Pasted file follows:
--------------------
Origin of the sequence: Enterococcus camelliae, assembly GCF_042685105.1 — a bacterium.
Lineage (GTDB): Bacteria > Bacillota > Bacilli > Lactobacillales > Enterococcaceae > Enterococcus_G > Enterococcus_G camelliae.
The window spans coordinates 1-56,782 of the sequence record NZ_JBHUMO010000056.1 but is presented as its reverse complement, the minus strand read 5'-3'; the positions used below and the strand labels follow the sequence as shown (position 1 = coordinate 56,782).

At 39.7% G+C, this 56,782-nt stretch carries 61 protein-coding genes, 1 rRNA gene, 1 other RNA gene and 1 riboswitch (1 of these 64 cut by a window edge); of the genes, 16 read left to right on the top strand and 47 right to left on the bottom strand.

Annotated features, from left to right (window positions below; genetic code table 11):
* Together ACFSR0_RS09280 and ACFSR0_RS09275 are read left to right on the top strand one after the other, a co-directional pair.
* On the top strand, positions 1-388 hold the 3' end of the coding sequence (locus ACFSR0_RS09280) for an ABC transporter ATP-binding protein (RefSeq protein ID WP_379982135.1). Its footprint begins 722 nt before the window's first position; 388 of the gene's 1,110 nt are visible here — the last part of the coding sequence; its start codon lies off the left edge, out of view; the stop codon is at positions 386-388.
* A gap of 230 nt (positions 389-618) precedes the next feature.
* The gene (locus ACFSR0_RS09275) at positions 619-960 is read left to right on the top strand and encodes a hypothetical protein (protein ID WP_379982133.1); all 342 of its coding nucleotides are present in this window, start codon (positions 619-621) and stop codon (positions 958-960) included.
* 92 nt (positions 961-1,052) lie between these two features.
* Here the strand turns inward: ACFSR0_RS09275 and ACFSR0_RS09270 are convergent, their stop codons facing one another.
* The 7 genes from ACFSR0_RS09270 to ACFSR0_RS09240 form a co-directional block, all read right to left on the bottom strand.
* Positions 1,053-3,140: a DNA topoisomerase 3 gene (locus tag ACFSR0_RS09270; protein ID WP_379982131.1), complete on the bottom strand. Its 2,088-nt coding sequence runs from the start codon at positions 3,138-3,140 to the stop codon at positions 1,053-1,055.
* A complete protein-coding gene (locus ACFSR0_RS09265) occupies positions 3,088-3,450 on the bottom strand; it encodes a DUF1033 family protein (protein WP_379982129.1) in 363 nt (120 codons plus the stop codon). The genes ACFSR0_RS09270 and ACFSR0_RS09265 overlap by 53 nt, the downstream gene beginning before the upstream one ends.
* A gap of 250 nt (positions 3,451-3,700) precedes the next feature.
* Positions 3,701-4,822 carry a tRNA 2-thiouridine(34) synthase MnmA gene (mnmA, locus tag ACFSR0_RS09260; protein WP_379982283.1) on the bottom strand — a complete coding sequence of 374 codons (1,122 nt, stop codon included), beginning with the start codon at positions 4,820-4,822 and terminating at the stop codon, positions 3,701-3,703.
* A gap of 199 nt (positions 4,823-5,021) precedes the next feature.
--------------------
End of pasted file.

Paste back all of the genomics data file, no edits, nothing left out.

Origin of the sequence: Enterococcus camelliae, assembly GCF_042685105.1 — a bacterium.
Lineage (GTDB): Bacteria > Bacillota > Bacilli > Lactobacillales > Enterococcaceae > Enterococcus_G > Enterococcus_G camelliae.
The window spans coordinates 1-56,782 of the sequence record NZ_JBHUMO010000056.1 but is presented as its reverse complement, the minus strand read 5'-3'; the positions used below and the strand labels follow the sequence as shown (position 1 = coordinate 56,782).

At 39.7% G+C, this 56,782-nt stretch carries 61 protein-coding genes, 1 rRNA gene, 1 other RNA gene and 1 riboswitch (1 of these 64 cut by a window edge); of the genes, 16 read left to right on the top strand and 47 right to left on the bottom strand.

Annotated features, from left to right (window positions below; genetic code table 11):
* Together ACFSR0_RS09280 and ACFSR0_RS09275 are read left to right on the top strand one after the other, a co-directional pair.
* On the top strand, positions 1-388 hold the 3' end of the coding sequence (locus ACFSR0_RS09280) for an ABC transporter ATP-binding protein (RefSeq protein ID WP_379982135.1). Its footprint begins 722 nt before the window's first position; 388 of the gene's 1,110 nt are visible here — the last part of the coding sequence; its start codon lies off the left edge, out of view; the stop codon is at positions 386-388.
* A gap of 230 nt (positions 389-618) precedes the next feature.
* The gene (locus ACFSR0_RS09275) at positions 619-960 is read left to right on the top strand and encodes a hypothetical protein (protein ID WP_379982133.1); all 342 of its coding nucleotides are present in this window, start codon (positions 619-621) and stop codon (positions 958-960) included.
* 92 nt (positions 961-1,052) lie between these two features.
* Here the strand turns inward: ACFSR0_RS09275 and ACFSR0_RS09270 are convergent, their stop codons facing one another.
* The 7 genes from ACFSR0_RS09270 to ACFSR0_RS09240 form a co-directional block, all read right to left on the bottom strand.
* Positions 1,053-3,140: a DNA topoisomerase 3 gene (locus tag ACFSR0_RS09270; protein ID WP_379982131.1), complete on the bottom strand. Its 2,088-nt coding sequence runs from the start codon at positions 3,138-3,140 to the stop codon at positions 1,053-1,055.
* A complete protein-coding gene (locus ACFSR0_RS09265) occupies positions 3,088-3,450 on the bottom strand; it encodes a DUF1033 family protein (protein WP_379982129.1) in 363 nt (120 codons plus the stop codon). The genes ACFSR0_RS09270 and ACFSR0_RS09265 overlap by 53 nt, the downstream gene beginning before the upstream one ends.
* A gap of 250 nt (positions 3,451-3,700) precedes the next feature.
* Positions 3,701-4,822 carry a tRNA 2-thiouridine(34) synthase MnmA gene (mnmA, locus tag ACFSR0_RS09260; protein WP_379982283.1) on the bottom strand — a complete coding sequence of 374 codons (1,122 nt, stop codon included), beginning with the start codon at positions 4,820-4,822 and terminating at the stop codon, positions 3,701-3,703.
* A gap of 199 nt (positions 4,823-5,021) precedes the next feature.